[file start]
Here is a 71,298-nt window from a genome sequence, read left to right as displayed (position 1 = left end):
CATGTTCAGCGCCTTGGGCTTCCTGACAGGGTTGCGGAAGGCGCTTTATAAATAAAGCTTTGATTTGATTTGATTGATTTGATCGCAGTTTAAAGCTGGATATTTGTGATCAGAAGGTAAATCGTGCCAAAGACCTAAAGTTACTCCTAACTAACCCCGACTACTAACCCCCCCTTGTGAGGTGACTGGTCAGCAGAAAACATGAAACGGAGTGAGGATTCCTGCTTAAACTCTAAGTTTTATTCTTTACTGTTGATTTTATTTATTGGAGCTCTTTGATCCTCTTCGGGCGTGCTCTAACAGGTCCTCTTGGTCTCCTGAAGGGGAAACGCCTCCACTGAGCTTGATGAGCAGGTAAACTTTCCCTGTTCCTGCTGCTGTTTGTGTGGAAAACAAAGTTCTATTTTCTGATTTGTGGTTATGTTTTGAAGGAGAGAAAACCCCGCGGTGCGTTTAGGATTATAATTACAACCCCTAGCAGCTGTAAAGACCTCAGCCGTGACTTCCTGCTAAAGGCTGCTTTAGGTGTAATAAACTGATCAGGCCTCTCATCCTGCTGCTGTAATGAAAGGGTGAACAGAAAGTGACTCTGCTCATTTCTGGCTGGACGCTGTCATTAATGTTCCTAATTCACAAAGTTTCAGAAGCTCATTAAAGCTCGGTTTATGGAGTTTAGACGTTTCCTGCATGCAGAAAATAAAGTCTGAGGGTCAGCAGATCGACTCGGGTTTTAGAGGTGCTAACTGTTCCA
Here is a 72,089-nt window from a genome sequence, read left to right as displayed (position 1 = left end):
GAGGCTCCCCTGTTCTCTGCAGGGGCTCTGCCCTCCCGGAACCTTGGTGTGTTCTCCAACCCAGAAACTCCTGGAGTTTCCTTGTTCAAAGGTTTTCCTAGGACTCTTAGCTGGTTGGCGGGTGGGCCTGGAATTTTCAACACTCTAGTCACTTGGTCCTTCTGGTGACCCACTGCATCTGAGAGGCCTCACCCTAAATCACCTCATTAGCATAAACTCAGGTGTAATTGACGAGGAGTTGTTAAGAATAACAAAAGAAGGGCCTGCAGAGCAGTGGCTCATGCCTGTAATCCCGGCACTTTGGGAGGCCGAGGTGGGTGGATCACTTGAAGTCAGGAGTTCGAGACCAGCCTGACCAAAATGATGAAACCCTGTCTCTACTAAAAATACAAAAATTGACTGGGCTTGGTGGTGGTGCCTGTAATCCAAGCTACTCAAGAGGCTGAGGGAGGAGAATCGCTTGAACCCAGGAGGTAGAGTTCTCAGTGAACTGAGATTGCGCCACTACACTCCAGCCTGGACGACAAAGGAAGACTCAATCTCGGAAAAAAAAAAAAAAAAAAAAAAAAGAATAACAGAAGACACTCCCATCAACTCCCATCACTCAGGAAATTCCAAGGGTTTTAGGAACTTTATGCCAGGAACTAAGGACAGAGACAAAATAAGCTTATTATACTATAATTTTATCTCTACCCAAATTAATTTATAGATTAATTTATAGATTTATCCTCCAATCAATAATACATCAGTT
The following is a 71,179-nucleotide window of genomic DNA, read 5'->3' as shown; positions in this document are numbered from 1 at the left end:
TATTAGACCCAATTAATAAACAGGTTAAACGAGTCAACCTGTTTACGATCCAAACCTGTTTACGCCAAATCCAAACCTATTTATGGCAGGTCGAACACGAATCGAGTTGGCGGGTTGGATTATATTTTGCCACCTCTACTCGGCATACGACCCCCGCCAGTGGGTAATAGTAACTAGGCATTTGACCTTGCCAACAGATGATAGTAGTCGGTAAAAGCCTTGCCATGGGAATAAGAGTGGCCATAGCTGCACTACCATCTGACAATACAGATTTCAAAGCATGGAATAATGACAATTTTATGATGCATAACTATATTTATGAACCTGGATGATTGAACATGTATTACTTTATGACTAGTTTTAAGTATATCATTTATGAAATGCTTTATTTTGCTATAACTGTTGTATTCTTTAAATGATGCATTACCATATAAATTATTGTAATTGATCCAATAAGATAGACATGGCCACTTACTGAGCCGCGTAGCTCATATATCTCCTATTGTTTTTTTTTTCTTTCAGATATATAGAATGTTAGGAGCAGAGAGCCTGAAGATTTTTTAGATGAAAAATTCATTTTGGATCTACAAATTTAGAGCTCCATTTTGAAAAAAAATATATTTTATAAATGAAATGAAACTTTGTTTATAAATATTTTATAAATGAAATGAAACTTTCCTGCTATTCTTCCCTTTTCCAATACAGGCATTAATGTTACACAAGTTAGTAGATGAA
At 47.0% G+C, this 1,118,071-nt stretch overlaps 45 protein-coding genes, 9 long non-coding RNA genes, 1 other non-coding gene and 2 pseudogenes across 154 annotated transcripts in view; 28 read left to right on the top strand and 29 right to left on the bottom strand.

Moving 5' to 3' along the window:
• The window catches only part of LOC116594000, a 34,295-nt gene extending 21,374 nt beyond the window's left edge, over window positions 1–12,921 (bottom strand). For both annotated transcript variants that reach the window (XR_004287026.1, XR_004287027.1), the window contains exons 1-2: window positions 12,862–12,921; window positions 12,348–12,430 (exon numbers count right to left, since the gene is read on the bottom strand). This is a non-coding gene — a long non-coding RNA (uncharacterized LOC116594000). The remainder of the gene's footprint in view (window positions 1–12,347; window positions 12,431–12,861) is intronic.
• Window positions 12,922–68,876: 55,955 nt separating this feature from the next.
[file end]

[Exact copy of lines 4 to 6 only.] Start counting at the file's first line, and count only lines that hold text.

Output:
GAGGCTCCCCTGTTCTCTGCAGGGGCTCTGCCCTCCCGGAACCTTGGTGTGTTCTCCAACCCAGAAACTCCTGGAGTTTCCTTGTTCAAAGGTTTTCCTAGGACTCTTAGCTGGTTGGCGGGTGGGCCTGGAATTTTCAACACTCTAGTCACTTGGTCCTTCTGGTGACCCACTGCATCTGAGAGGCCTCACCCTAAATCACCTCATTAGCATAAACTCAGGTGTAATTGACGAGGAGTTGTTAAGAATAACAAAAGAAGGGCCTGCAGAGCAGTGGCTCATGCCTGTAATCCCGGCACTTTGGGAGGCCGAGGTGGGTGGATCACTTGAAGTCAGGAGTTCGAGACCAGCCTGACCAAAATGATGAAACCCTGTCTCTACTAAAAATACAAAAATTGACTGGGCTTGGTGGTGGTGCCTGTAATCCAAGCTACTCAAGAGGCTGAGGGAGGAGAATCGCTTGAACCCAGGAGGTAGAGTTCTCAGTGAACTGAGATTGCGCCACTACACTCCAGCCTGGACGACAAAGGAAGACTCAATCTCGGAAAAAAAAAAAAAAAAAAAAAAAAGAATAACAGAAGACACTCCCATCAACTCCCATCACTCAGGAAATTCCAAGGGTTTTAGGAACTTTATGCCAGGAACTAAGGACAGAGACAAAATAAGCTTATTATACTATAATTTTATCTCTACCCAAATTAATTTATAGATTAATTTATAGATTTATCCTCCAATCAATAATACATCAGTT
The following is a 71,179-nucleotide window of genomic DNA, read 5'->3' as shown; positions in this document are numbered from 1 at the left end:
TATTAGACCCAATTAATAAACAGGTTAAACGAGTCAACCTGTTTACGATCCAAACCTGTTTACGCCAAATCCAAACCTATTTATGGCAGGTCGAACACGAATCGAGTTGGCGGGTTGGATTATATTTTGCCACCTCTACTCGGCATACGACCCCCGCCAGTGGGTAATAGTAACTAGGCATTTGACCTTGCCAACAGATGATAGTAGTCGGTAAAAGCCTTGCCATGGGAATAAGAGTGGCCATAGCTGCACTACCATCTGACAATACAGATTTCAAAGCATGGAATAATGACAATTTTATGATGCATAACTATATTTATGAACCTGGATGATTGAACATGTATTACTTTATGACTAGTTTTAAGTATATCATTTATGAAATGCTTTATTTTGCTATAACTGTTGTATTCTTTAAATGATGCATTACCATATAAATTATTGTAATTGATCCAATAAGATAGACATGGCCACTTACTGAGCCGCGTAGCTCATATATCTCCTATTGTTTTTTTTTTCTTTCAGATATATAGAATGTTAGGAGCAGAGAGCCTGAAGATTTTTTAGATGAAAAATTCATTTTGGATCTACAAATTTAGAGCTCCATTTTGAAAAAAAATATATTTTATAAATGAAATGAAACTTTGTTTATAAATATTTTATAAATGAAATGAAACTTTCCTGCTATTCTTCCCTTTTCCAATACAGGCATTAATGTTACACAAGTTAGTAGATGAA